Food price inflation hitting world’s poorest countries the hardest
By Arsenio Toledo // Sep 15, 2021

Global food prices have been climbing for over a year by now. While Americans have definitely felt a lot of pressure from the inflation, the worst effects have been felt by people in poorer and developing countries.


According to the latest data from the United Nations' Food and Agriculture Organization, food prices have risen by 40 percent over the past 15 months. This is the single largest increase in food prices since the surge caused by the unrest in North Africa and the Middle East during the Arab Spring of 2010 to 2011.

Economists in the United States have noted that the rising commodity prices would have the biggest effect on the purchasing power of American households. But as families in the U.S. are feeling the pressure, the impact, they warned, was "far larger" in emerging markets and could last well into the next year.

These same experts have warned that the market forces causing food prices to soar are also responsible for at least some of the uncontrollable inflation. These forces include the bottlenecks and the breakdowns in the global supply chains, soaring costs of transportation and the labor shortages in the U.S. and other parts of the world. Experts have warned that a lot of these forces are ultimately caused by the economically devastating Wuhan coronavirus (COVID-19) lockdowns.

But while the inflation in the U.S. and much of the developed world may be beginning to moderate, analysts at some of the largest banks and financial corporations in the world warn that the rampant inflation in emerging markets may continue to rise, driven by demand.

Analysts at Deutsche Bank, a multinational German investment bank and financial services company, warned that the rampant inflation in emerging markets may continue to rise, driven by demand. If this occurs, central banks in the U.S. and in much of the developed world "will have an increasingly difficult monetary policy trade-off with slowing growth."

This situation can already be seen in Russia. The country's central bank raised its policy interest rate for the fifth time this year on Friday, Sept. 10. Russia did this to get ahead of rising commodity prices.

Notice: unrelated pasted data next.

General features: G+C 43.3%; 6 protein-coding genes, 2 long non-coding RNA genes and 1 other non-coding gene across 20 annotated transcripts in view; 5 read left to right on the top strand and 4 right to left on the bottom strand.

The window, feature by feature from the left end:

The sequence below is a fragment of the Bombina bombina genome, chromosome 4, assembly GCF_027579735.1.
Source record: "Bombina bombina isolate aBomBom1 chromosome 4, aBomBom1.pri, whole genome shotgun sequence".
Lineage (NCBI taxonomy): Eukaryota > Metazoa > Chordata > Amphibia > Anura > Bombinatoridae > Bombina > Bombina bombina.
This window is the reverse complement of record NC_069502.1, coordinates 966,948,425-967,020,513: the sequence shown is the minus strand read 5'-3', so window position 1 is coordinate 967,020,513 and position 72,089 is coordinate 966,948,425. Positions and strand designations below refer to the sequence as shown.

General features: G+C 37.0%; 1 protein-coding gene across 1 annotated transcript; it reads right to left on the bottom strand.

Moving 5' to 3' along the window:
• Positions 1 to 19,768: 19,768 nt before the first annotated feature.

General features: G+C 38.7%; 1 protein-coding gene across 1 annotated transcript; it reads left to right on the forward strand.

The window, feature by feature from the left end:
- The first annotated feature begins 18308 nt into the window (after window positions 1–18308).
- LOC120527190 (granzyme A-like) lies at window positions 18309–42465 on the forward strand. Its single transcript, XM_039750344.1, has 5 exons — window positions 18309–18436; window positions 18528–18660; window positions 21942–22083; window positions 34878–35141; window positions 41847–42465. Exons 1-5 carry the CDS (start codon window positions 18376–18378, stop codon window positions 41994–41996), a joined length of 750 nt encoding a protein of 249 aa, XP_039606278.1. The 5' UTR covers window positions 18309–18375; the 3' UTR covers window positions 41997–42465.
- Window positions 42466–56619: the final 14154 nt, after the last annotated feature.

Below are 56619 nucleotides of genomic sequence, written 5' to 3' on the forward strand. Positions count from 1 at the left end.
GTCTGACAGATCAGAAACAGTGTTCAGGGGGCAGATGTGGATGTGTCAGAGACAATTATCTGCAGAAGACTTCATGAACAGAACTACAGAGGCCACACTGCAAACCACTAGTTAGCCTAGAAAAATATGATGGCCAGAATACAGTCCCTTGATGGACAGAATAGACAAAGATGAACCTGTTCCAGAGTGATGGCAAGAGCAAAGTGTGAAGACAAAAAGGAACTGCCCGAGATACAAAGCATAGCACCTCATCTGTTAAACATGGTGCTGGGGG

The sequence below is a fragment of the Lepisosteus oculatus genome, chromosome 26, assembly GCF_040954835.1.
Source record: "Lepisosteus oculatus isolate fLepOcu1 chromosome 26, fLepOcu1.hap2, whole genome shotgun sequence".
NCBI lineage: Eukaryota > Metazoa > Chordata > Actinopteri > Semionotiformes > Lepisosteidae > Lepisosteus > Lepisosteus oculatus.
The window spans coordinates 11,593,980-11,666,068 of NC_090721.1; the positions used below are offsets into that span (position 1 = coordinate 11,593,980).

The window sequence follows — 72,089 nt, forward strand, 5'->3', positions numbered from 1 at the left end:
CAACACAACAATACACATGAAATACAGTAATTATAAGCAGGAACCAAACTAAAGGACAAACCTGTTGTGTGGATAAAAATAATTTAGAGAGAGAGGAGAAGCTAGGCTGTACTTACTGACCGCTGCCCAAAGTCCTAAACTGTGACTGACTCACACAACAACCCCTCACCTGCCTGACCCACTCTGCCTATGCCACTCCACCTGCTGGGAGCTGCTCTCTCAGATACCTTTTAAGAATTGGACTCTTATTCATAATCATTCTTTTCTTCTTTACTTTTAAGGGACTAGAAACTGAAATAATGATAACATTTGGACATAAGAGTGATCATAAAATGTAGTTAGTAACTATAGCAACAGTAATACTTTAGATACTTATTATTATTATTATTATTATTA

Experts from JPMorgan warned that similar situations are likely to occur in places like Peru, Mexico, Colombia and Brazil. (Related: Argentina bans beef exports in attempt to control record-high levels of food inflation.)

Food price increases in America

In the U.S., food prices are already rising at uncontrollable rates. In August, food prices rose by around one percent, up from around 0.6 percent in July. The continuing rise in food prices is defying the predictions set by the federal government that inflation would begin slowing down by now.

Compared with just one year ago, food prices have risen by 12.7 percent, outpacing the overall increase in the Producer Price Index (PPI) of 8.3 percent. The PPI measures the changes over time in selling prices domestic producers receive for their output.

This is the highest level of food inflation recorded since 2010. The monthly figure is the third-highest level on the record, followed by food prices in May 2020 and Feb. 2011.

According to the PPI's data on Friday, the price of fish went up by 18 percent. This is followed by the price of fresh eggs, poultry meat and pork, which are all up between 31 to 34 percent.

This is followed by the price of turkey, which increased by 41.4 percent, and then by beef and veal, which rose by a jaw-dropping 59.2 percent.

The worst inflation can be seen in the price of grain, which is up by an incredible 98 percent. But it should be noted that this reflects the plunge in global demand for grain last year combined with a surge this year. This means the price of grain may have normalized slightly.

Furthermore, not all food prices have gone up. The prices of dairy and fresh fruits and vegetables have fallen.

Learn more about the global rise in food prices by reading the latest articles at

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